But that might have been just before we did the [casthaven]Thoughtseize[/casthaven] trade, ‘cuz I had also ripped him off the previous time for three or four shocklands.

Clever Impersonator



The Wolf of Wall Street

In case it’s any less than perfectly clear, I still feel really terrible about this trade. That’s why I remember it in such detail.

And I should. It was a messed up thing to do. If any part of you, sitting there at the Table, is thinking that something about this story sounded “fun” or “cool” — while I can fully understand, because that’s how I was looking at things during that period — then you need to check yourself.

To be perfectly frank, that’s not a healthy impulse, and it speaks (if you’re anything like I was at the time) to a lack of other, more meaningful places to put your skills, your competitive aspect, and your productive energy.

I’m emphasizing this because, although I enjoyed the film, I don’t want to make The Wolf of Wall Street: a really entertaining but amoral story that totally glamorizes the bad guy and lets him off the hook easy.

Evil Twin

But I’m also putting my own worst foot forward first because I don’t want to seem like I’m doing any kind of empty, detached moralizing from the comfort of some [casthaven]ivory tower[/casthaven]. I’ve been the rotten apple that spoils the bunch. Between my return to the game and the time of the above tale, I had been gradually sliding from modestly looking for a little value toward out-and-out sharking wherever possible.

As I alluded to sidelong in last week’s column, there were even a couple instances where people I wanted to trade with told me they remembered getting burnt by me on a trade long before, or simply seeing me rip someone else. In one such case, I couldn’t even remember ever having met the guy.

And then…a brand-new player might have quit the game because I ripped him so hard. This interpretation could be totally false, but it was what stuck in my head. I had already felt remorseful about that trade as it happened — much more so than I’d felt about some much bigger, even more lopsided trades I’d done with people who “should have known better” — and so it really started to eat away at me when I noticed that Mr. [casthaven]Thoughtseize[/casthaven] wasn’t showing up to play anymore.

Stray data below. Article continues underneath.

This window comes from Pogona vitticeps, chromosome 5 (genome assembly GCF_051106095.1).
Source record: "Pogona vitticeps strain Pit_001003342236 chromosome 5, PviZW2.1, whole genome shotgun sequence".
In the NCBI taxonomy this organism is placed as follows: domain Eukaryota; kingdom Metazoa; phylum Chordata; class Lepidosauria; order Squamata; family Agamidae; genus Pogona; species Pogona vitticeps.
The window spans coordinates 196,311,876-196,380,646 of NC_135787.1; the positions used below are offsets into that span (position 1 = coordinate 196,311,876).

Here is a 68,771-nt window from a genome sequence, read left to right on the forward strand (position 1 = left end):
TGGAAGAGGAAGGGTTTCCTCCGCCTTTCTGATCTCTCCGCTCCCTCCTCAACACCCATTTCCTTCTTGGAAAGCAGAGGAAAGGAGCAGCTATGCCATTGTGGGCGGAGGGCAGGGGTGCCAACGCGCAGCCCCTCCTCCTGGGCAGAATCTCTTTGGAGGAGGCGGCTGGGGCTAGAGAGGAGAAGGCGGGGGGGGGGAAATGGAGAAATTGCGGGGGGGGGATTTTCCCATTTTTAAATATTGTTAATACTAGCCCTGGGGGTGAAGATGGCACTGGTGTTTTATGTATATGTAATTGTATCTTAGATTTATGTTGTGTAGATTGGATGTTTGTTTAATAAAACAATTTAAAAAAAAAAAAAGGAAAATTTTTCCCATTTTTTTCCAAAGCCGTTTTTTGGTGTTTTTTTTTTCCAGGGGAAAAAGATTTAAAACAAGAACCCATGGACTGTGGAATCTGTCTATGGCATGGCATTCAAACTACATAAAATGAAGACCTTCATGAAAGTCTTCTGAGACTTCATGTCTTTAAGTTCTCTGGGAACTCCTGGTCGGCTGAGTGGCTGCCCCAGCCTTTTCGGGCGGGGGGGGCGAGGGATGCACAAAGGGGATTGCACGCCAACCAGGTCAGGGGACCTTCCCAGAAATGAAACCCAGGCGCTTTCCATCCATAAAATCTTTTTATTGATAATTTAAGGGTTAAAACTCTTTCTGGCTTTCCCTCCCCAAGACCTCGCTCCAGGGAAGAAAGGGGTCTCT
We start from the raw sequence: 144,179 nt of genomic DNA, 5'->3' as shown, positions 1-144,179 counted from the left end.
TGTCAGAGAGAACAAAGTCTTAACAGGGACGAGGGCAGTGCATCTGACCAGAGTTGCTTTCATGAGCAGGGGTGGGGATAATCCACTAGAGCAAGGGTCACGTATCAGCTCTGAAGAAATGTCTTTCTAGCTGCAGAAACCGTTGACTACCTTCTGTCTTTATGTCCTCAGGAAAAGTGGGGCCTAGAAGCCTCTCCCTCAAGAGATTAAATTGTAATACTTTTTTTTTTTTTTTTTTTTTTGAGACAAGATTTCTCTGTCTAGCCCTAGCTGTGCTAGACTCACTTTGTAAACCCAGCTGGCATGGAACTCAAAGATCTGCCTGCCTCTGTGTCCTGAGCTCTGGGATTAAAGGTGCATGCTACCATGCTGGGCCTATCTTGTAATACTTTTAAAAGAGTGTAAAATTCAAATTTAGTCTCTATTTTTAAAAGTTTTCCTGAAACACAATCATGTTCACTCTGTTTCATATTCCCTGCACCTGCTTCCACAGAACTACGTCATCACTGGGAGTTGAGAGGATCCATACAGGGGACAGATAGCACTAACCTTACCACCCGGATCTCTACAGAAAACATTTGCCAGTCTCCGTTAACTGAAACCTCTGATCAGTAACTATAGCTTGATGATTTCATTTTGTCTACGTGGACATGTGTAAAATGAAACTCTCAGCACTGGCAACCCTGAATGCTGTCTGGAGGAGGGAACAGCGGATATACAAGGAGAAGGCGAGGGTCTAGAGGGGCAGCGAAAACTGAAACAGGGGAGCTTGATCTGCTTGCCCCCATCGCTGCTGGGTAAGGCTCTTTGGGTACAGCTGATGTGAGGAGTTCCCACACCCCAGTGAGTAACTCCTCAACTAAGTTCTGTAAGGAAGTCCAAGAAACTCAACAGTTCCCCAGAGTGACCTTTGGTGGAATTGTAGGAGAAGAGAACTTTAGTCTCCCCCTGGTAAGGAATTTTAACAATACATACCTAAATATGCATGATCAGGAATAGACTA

And who could blame him? Who wants to be part of a “community” like that?




So let’s call a [casthaven]swamp[/casthaven] a [casthaven]swamp[/casthaven]: I was an asshole for a while.

And if you do things like this, you’re an asshole too.

Right now, that is. I try my best to never judge anyone wholesale: choices aren’t habits aren’t beliefs aren’t personalities — and even personalities aren’t fixed or graven in stone.

But if you’re out there doing shit like this: just fucking stop. You’re ruining it for everybody.

All of us in this community — and that’s how you should fucking think about it — are ultimately on the same team. Whether it’s out of concern for preserving the enjoyment of our hobby, the value of our collections, or the experience of the social environment itself: we all want this game to live.

Every one of us has a vested interest in seeing our little culture thrive. Every one of us has a reason to want to see more players, more diverse players, more collectors, more marketplaces, more dealers, more vendors, more positive press, and more mainstream media acceptance for the game of Magic. Even if most of those changes don’t directly affect all of us Friday-to-Friday, the more the Magic/CCG community grows and thrives, the more new places there are to play, new faces there are to smash, new cards and products and decks and formats and events and friendships and worlds there are to explore.

But that doesn’t work if we all constantly [casthaven]poison the well[/casthaven], so get the fuck over yourself and think about the [casthaven]greater good[/casthaven] for once.

Ego Erasure

This doesn’t only apply to trading, either. If I may put all my soapboxes on the stack for just a moment, this same principle means fostering an inclusive environment where people feel welcome no matter who they are or how they got here. This means being open to the prospect of our Special Little Thing appealing to more and more different types of people that we may not initially believe we have common ground with. And this means believing people when they want to join our [casthaven]rank and file[/casthaven] but try to point out that some of us act more like a [casthaven]pitiless horde[/casthaven].